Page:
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Tuesday Apr 12, 2016

Cape Town property values continue to grow

The value of residential property in the central city continues to grow, with demand outstripping supply. The average price per dwelling last year was R2.013 million - a more than R500 000 increase compared with 2014.

"It is understandable, therefore, that the increase in property prices over the past few years has led to speculation around affordability," said the State of Cape Town Central City Report.

From only about 750 people living in the central city's 1.6km2 footprint 10 years ago, it's estimated that there are now about 7 000 people living in the city.

Last year, 185 units were sold in the central city, with a total value of R376m. This is slightly less than the 191 units sold in the previous year, with a value of R296m.

The report said central city property still remains cheaper than areas to its east and southwest. "These are also the areas where the greatest opportunities lie to bring more affordable accommodation options to the overall area."

The author of the report, the CCID's communication manager Carola Koblitz, said the property prices in the inner city had created the perception of "exclusivity". The CCID would be lobbying for more affordable housing options in the city in the coming year, Koblitz added.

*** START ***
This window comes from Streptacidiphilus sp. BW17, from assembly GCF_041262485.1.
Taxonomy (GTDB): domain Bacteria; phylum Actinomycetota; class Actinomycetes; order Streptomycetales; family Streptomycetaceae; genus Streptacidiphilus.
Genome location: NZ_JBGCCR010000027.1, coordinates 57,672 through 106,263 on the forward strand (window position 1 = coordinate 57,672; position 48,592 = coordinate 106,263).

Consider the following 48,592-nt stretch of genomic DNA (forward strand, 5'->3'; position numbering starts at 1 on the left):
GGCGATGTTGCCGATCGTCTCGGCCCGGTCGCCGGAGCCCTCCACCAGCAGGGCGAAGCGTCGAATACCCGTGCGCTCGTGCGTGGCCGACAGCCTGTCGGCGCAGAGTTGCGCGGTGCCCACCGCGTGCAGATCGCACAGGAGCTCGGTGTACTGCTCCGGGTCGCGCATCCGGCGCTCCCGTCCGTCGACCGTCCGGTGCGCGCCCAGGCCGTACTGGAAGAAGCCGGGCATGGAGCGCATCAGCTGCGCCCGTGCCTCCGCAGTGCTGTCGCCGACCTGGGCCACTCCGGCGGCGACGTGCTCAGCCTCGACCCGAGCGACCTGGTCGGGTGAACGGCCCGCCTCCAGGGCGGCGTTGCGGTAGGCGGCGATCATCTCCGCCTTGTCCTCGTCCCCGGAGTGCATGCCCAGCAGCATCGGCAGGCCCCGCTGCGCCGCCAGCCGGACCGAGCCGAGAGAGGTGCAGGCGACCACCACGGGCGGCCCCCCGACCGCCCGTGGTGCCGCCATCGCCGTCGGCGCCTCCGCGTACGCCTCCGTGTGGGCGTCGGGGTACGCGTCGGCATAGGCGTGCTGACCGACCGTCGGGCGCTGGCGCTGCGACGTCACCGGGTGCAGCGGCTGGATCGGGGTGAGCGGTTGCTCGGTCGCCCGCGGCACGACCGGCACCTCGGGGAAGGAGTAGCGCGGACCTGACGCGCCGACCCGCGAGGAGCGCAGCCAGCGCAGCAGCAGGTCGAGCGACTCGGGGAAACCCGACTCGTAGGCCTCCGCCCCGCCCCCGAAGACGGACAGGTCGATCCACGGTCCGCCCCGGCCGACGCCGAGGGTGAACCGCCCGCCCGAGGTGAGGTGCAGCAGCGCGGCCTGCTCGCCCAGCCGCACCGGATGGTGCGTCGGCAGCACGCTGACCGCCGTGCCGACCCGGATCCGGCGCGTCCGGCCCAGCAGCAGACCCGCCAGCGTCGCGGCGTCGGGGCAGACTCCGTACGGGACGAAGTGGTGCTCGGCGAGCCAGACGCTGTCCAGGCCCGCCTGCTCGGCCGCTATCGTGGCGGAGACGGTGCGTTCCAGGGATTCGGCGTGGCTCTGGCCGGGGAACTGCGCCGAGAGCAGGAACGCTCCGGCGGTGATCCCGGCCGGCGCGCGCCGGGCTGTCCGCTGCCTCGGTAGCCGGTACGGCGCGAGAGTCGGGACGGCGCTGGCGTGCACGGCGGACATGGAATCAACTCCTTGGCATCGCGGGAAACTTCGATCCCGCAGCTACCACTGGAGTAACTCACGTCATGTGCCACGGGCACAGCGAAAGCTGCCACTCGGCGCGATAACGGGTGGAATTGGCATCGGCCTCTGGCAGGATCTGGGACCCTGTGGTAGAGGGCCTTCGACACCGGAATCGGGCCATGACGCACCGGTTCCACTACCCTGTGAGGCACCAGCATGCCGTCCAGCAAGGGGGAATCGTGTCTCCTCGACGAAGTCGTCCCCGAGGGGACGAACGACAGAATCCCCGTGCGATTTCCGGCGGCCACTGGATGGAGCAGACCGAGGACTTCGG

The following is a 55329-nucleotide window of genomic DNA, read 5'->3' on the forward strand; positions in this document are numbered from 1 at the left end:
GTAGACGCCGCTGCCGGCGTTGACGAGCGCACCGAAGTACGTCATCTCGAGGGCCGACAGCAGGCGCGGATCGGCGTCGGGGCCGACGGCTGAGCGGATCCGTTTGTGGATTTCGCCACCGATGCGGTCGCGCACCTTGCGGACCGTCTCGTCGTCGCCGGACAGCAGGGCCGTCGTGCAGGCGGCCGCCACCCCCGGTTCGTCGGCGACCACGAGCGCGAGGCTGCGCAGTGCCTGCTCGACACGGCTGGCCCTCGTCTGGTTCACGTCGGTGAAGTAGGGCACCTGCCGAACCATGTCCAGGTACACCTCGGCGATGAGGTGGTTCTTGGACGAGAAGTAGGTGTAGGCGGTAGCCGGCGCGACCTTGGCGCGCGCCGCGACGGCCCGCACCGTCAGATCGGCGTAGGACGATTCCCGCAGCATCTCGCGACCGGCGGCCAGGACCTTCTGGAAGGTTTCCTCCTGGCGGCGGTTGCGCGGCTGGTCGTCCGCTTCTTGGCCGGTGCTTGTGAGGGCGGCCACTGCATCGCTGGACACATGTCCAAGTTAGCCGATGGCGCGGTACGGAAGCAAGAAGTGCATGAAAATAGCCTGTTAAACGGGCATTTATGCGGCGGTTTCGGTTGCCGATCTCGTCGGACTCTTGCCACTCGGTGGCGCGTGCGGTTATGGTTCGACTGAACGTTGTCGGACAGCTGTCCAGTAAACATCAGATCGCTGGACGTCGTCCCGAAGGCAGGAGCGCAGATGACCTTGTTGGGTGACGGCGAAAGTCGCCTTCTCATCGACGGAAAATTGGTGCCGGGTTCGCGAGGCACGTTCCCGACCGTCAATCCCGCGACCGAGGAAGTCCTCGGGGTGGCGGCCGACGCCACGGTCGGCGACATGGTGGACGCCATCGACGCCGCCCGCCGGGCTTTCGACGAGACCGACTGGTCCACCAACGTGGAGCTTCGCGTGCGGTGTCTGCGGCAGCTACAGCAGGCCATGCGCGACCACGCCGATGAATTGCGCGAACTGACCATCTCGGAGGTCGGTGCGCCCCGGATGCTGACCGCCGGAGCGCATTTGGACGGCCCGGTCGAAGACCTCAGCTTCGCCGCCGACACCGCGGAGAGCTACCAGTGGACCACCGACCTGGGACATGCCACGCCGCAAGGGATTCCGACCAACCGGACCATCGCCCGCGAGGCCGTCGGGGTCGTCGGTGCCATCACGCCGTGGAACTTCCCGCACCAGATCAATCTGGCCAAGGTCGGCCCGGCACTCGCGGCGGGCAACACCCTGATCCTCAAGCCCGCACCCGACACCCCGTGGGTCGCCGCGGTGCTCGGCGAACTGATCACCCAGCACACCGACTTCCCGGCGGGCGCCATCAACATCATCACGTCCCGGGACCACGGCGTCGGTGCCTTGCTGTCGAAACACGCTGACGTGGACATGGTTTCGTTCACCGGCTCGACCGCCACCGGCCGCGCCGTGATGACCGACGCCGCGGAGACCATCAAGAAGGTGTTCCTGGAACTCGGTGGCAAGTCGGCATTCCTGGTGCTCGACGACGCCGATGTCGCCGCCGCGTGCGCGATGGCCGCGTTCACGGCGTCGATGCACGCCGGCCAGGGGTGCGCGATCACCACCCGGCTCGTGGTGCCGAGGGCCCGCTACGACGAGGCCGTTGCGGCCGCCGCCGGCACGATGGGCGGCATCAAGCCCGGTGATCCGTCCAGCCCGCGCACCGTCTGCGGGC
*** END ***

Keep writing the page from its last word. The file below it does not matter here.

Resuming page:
"There are opportunities that exist where government land is under-utilised. But it's going to take a lot of lobbying. We also need incentives for developers to get involved in affordable housing."

The average size of a unit sold in the inner city last year was 82.97m2 at an average price of R24 483 a m2, up from R19 227 a m2 in 2014. But inner city property is still cheaper on average than its immediate neighbours.

By comparison, the price per square metre last year of property in the V&A Waterfront was R67 444, Sea Point R32 199, Green Point R31 138, De Waterkant/Foreshore R30 257.

Property in Zonnebloem, District Six and Woodstock averaged R16 210 a m2 last year, while the rest of the City Bowl outside the Central City was R28 612 a m2.

The CCID found there was an increasing demand for rental properties in the central city - not only from people who work in the CBD, but from the approximate 12 000 students studying at training institutions in the vicinity.

Last year, the price of rentals was R10 375 for a studio, R15 860 for one bedroom, R20 120 for two bedrooms and R36 000 for three.

Cape Argus

 
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